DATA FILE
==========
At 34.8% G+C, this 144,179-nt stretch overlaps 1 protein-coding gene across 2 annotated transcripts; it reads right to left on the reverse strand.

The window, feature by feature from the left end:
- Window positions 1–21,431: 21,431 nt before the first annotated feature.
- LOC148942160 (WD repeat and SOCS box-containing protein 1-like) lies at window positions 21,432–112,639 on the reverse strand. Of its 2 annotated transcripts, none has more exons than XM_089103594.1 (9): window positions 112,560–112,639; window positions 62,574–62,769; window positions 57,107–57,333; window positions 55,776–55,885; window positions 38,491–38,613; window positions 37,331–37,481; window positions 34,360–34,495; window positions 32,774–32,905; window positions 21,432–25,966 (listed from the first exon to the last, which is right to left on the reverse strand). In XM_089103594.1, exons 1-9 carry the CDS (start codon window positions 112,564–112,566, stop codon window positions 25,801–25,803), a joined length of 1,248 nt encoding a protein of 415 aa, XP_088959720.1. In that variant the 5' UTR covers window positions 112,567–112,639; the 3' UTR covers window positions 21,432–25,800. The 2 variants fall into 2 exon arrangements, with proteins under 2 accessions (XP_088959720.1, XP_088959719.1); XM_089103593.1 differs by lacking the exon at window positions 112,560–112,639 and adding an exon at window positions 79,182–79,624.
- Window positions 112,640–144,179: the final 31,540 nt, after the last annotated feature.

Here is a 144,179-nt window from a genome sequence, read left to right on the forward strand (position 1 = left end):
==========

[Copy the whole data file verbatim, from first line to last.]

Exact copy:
At 34.8% G+C, this 144,179-nt stretch overlaps 1 protein-coding gene across 2 annotated transcripts; it reads right to left on the reverse strand.

The window, feature by feature from the left end:
- Window positions 1–21,431: 21,431 nt before the first annotated feature.
- LOC148942160 (WD repeat and SOCS box-containing protein 1-like) lies at window positions 21,432–112,639 on the reverse strand. Of its 2 annotated transcripts, none has more exons than XM_089103594.1 (9): window positions 112,560–112,639; window positions 62,574–62,769; window positions 57,107–57,333; window positions 55,776–55,885; window positions 38,491–38,613; window positions 37,331–37,481; window positions 34,360–34,495; window positions 32,774–32,905; window positions 21,432–25,966 (listed from the first exon to the last, which is right to left on the reverse strand). In XM_089103594.1, exons 1-9 carry the CDS (start codon window positions 112,564–112,566, stop codon window positions 25,801–25,803), a joined length of 1,248 nt encoding a protein of 415 aa, XP_088959720.1. In that variant the 5' UTR covers window positions 112,567–112,639; the 3' UTR covers window positions 21,432–25,800. The 2 variants fall into 2 exon arrangements, with proteins under 2 accessions (XP_088959720.1, XP_088959719.1); XM_089103593.1 differs by lacking the exon at window positions 112,560–112,639 and adding an exon at window positions 79,182–79,624.
- Window positions 112,640–144,179: the final 31,540 nt, after the last annotated feature.

Here is a 144,179-nt window from a genome sequence, read left to right on the forward strand (position 1 = left end):